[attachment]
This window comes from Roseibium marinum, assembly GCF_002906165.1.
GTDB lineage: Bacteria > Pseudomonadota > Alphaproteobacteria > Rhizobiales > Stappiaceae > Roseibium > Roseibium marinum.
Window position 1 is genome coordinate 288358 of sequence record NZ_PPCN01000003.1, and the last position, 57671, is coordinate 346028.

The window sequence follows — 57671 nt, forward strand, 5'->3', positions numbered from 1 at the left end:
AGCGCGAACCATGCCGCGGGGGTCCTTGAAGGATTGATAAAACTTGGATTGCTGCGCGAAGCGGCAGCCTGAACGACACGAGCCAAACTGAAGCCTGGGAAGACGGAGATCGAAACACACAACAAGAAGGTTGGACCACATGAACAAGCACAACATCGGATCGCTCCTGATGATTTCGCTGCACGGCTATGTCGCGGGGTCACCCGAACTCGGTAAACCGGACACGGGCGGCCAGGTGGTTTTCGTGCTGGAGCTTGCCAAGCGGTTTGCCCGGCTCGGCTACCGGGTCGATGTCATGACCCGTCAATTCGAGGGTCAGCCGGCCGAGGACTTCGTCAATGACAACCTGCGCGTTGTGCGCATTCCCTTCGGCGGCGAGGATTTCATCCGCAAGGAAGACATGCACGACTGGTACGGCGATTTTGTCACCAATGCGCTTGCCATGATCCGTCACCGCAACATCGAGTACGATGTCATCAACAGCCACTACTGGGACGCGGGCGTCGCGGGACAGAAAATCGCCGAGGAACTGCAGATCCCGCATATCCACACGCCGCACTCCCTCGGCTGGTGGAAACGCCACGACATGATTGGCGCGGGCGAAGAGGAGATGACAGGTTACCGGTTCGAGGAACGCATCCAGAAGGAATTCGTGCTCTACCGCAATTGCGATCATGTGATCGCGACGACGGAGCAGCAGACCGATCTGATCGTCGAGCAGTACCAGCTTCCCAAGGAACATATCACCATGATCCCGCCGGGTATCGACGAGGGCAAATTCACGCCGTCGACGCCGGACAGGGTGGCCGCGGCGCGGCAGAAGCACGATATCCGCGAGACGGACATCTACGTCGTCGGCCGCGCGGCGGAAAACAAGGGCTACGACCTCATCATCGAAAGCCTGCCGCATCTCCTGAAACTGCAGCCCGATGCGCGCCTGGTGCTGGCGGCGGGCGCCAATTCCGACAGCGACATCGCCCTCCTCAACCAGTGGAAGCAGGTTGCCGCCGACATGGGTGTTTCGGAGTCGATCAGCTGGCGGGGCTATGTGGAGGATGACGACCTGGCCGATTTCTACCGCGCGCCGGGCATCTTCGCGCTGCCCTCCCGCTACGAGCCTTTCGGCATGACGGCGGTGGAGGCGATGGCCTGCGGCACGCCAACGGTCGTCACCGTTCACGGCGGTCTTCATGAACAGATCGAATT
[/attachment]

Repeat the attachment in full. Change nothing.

This window comes from Roseibium marinum, assembly GCF_002906165.1.
GTDB lineage: Bacteria > Pseudomonadota > Alphaproteobacteria > Rhizobiales > Stappiaceae > Roseibium > Roseibium marinum.
Window position 1 is genome coordinate 288358 of sequence record NZ_PPCN01000003.1, and the last position, 57671, is coordinate 346028.

The window sequence follows — 57671 nt, forward strand, 5'->3', positions numbered from 1 at the left end:
AGCGCGAACCATGCCGCGGGGGTCCTTGAAGGATTGATAAAACTTGGATTGCTGCGCGAAGCGGCAGCCTGAACGACACGAGCCAAACTGAAGCCTGGGAAGACGGAGATCGAAACACACAACAAGAAGGTTGGACCACATGAACAAGCACAACATCGGATCGCTCCTGATGATTTCGCTGCACGGCTATGTCGCGGGGTCACCCGAACTCGGTAAACCGGACACGGGCGGCCAGGTGGTTTTCGTGCTGGAGCTTGCCAAGCGGTTTGCCCGGCTCGGCTACCGGGTCGATGTCATGACCCGTCAATTCGAGGGTCAGCCGGCCGAGGACTTCGTCAATGACAACCTGCGCGTTGTGCGCATTCCCTTCGGCGGCGAGGATTTCATCCGCAAGGAAGACATGCACGACTGGTACGGCGATTTTGTCACCAATGCGCTTGCCATGATCCGTCACCGCAACATCGAGTACGATGTCATCAACAGCCACTACTGGGACGCGGGCGTCGCGGGACAGAAAATCGCCGAGGAACTGCAGATCCCGCATATCCACACGCCGCACTCCCTCGGCTGGTGGAAACGCCACGACATGATTGGCGCGGGCGAAGAGGAGATGACAGGTTACCGGTTCGAGGAACGCATCCAGAAGGAATTCGTGCTCTACCGCAATTGCGATCATGTGATCGCGACGACGGAGCAGCAGACCGATCTGATCGTCGAGCAGTACCAGCTTCCCAAGGAACATATCACCATGATCCCGCCGGGTATCGACGAGGGCAAATTCACGCCGTCGACGCCGGACAGGGTGGCCGCGGCGCGGCAGAAGCACGATATCCGCGAGACGGACATCTACGTCGTCGGCCGCGCGGCGGAAAACAAGGGCTACGACCTCATCATCGAAAGCCTGCCGCATCTCCTGAAACTGCAGCCCGATGCGCGCCTGGTGCTGGCGGCGGGCGCCAATTCCGACAGCGACATCGCCCTCCTCAACCAGTGGAAGCAGGTTGCCGCCGACATGGGTGTTTCGGAGTCGATCAGCTGGCGGGGCTATGTGGAGGATGACGACCTGGCCGATTTCTACCGCGCGCCGGGCATCTTCGCGCTGCCCTCCCGCTACGAGCCTTTCGGCATGACGGCGGTGGAGGCGATGGCCTGCGGCACGCCAACGGTCGTCACCGTTCACGGCGGTCTTCATGAACAGATCGAATT